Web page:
GCN LAB REVIEWS
A bare-bones approach to rugged
- By John Breeden II
- Jul 06, 2011
The Xplore Technologies iX104C5 DMSR-MIL is a tablet chocked with innovative features, including a stripped-down look that reduces weight from the standard rugged tablet load. But it seems like too much protection was taken away, especially from the battery, as the device failed even the most basic military spec rugged testing for shock.
(Editor's note: Xplore said the problem was with the mounting of the battery, so we agreed to re-test the tablet. The results of the second test, published July 14, can be found here.)
At first, the design of the iX104C5 DMSR-MIL seemed innovative. The tan tablet didn’t have the huge amount of armor plating covering it that we have seen with other tablets designed to match the Mil-Std-810G testing required for rugged certification. In fact, the battery just snaps into the back plate of the unit with no covering or other protection. This seeming lack of support takes the weight down to an impressive 5.25 pounds. The lack of obvious protection worried us, but we have seen that lighter devices often take less damage in shock testing, so were willing to give the tablet the benefit of the doubt at the onset of our testing.
Looking at the specs, the iX104C5 DMSR-MIL is impressive, with a lot of extra features. There is a 3-megapixel camera that is a lot more detailed than most we find in tablets, rugged or not. There is a 160G hard drive configured to RAID 0 and 8G of DDR III memory. Combined with the Intel i7 processor, the tablet was able to achieve 750.2 on the PassMark Performance Benchmarks, which puts it very high on the scale for all tablets.
Xplore Technologies iX104C5 DMSR-MIL
Pros: Lightweight; lots of extras; fast processor.
Cons: Battery has no protection from elements; caused failures during testing.
Ease of Use: A
Government Price: $5,474
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The screen is a 10.4-inch touch screen and is well designed for sunlight readability. It is also the type of screen that can read the position of your fingertips, so you don’t have to use a special pen. And it’s coated with a smudge resistant material to deflect fingerprints that worked better than almost any we’ve found to date. After a lot of touching, there were very few smudges that needed to be wiped off.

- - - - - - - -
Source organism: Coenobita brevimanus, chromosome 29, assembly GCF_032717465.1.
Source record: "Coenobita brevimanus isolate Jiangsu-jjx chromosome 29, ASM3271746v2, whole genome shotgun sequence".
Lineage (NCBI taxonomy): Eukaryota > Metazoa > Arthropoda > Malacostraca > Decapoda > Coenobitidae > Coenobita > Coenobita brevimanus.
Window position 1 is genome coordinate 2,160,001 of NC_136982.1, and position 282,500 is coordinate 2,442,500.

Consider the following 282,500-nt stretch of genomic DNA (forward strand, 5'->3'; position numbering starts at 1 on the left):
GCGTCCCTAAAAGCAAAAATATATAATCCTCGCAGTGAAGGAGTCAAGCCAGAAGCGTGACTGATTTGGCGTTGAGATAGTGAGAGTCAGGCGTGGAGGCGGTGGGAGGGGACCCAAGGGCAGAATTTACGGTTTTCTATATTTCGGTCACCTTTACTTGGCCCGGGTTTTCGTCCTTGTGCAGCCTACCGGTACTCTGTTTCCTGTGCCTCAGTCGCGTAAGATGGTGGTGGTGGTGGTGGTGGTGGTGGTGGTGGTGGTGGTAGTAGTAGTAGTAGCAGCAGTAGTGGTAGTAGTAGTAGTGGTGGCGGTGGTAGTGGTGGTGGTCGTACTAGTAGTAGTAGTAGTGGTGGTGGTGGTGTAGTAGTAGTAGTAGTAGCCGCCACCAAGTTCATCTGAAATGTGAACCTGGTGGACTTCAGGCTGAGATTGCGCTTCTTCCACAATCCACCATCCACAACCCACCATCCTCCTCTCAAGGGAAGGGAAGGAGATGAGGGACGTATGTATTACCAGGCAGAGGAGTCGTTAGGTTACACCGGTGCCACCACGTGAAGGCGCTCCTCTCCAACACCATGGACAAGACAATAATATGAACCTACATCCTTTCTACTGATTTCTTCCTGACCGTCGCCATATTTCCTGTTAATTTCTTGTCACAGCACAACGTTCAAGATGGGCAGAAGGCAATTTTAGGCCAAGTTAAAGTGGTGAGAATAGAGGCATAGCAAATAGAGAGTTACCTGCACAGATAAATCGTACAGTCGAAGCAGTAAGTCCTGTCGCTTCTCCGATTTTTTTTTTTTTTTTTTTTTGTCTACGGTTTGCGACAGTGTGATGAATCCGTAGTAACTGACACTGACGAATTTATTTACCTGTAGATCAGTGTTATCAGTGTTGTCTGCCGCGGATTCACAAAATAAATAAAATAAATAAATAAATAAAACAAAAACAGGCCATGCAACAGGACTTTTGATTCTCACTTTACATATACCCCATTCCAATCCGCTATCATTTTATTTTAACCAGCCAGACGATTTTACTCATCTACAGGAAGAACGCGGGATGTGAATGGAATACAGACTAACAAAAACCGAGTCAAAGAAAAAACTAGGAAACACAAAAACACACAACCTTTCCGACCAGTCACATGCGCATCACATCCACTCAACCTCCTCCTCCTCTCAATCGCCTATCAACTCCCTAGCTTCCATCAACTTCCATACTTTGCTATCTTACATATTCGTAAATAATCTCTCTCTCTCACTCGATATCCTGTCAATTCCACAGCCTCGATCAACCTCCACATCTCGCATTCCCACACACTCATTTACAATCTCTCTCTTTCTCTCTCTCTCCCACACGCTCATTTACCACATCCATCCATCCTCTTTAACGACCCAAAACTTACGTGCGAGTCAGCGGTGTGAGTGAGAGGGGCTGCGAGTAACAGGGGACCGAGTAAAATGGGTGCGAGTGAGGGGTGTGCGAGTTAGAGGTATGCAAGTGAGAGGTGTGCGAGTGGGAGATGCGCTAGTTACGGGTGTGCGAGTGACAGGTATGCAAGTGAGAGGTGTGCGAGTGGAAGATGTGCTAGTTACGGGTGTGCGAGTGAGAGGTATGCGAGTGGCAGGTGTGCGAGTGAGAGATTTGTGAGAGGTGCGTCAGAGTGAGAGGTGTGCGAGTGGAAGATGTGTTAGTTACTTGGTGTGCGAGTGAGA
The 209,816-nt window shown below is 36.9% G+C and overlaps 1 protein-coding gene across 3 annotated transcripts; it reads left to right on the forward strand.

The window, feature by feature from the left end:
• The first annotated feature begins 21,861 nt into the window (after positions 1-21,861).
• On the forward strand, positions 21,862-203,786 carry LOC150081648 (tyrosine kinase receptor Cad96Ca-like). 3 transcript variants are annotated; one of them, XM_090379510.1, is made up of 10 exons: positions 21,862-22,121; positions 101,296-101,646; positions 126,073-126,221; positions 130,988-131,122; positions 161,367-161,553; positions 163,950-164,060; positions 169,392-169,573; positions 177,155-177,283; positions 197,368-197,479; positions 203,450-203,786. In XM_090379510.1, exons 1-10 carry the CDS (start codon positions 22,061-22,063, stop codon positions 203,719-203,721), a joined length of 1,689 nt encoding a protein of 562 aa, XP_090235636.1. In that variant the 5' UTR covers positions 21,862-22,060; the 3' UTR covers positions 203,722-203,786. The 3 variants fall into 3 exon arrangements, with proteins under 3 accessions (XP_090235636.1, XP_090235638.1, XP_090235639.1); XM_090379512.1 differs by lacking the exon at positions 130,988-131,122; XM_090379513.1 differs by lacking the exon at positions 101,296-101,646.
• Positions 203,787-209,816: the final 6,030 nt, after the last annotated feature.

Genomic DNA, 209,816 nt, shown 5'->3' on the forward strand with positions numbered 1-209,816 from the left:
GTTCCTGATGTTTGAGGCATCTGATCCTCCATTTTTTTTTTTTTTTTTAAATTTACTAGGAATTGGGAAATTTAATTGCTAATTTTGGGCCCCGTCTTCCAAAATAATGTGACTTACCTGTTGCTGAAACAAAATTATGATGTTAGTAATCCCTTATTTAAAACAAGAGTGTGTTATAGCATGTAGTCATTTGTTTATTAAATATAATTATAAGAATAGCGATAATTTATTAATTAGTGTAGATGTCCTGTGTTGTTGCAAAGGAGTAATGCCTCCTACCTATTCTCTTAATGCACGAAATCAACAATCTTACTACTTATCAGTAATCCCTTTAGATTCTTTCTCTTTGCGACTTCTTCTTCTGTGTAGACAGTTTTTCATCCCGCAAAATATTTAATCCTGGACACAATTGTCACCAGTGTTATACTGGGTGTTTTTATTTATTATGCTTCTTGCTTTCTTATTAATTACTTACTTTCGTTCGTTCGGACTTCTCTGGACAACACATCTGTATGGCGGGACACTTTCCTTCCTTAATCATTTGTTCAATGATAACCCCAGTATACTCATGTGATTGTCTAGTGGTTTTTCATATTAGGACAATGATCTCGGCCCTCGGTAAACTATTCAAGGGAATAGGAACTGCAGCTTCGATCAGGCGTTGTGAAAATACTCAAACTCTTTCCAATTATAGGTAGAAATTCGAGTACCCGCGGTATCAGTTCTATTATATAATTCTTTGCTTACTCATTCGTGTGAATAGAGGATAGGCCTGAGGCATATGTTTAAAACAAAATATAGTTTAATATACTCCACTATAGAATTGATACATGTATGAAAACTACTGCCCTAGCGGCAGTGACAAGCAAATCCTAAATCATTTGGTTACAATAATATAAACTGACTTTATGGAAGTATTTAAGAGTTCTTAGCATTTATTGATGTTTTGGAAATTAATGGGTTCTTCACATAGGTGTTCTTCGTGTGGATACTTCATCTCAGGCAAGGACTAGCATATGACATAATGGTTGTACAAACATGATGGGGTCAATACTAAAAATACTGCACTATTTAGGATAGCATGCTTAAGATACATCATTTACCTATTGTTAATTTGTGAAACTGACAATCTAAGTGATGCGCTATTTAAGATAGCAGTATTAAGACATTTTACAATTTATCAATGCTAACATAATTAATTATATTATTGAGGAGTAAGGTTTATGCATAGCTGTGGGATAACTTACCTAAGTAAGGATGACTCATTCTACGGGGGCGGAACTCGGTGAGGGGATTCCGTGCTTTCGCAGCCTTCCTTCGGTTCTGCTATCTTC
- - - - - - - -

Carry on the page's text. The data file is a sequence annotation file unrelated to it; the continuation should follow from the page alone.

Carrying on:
In terms of rugged, years of experience have taught us to go from the tests with the least possibility of causing a failure to the most likely to damage a unit. When the military tests units for Mil-Std requirements, they are given five units to complete the testing, so if the first one fails, they can tag out and the second one can finish the testing, until all five units have been lost. Normally, we only have one unit in our lab, so we are fairly careful about the order to perform tests based on failure percentages over the years.
In terms of environmental testing, the iX104C5 DMSR-MIL did fine. It survived a near-freezing environment for three hours and made it through the GCN Rainforest Test Lab, which has temperatures averaging more than 100 degrees Fahrenheit and humidity as close to 100 percent as we can get it without making it rain. It also did well with ingress testing, with blowing dust and water droplets moving across it, propelled by high-speed fans. It’s tightly sealed despite its unique stripped down design.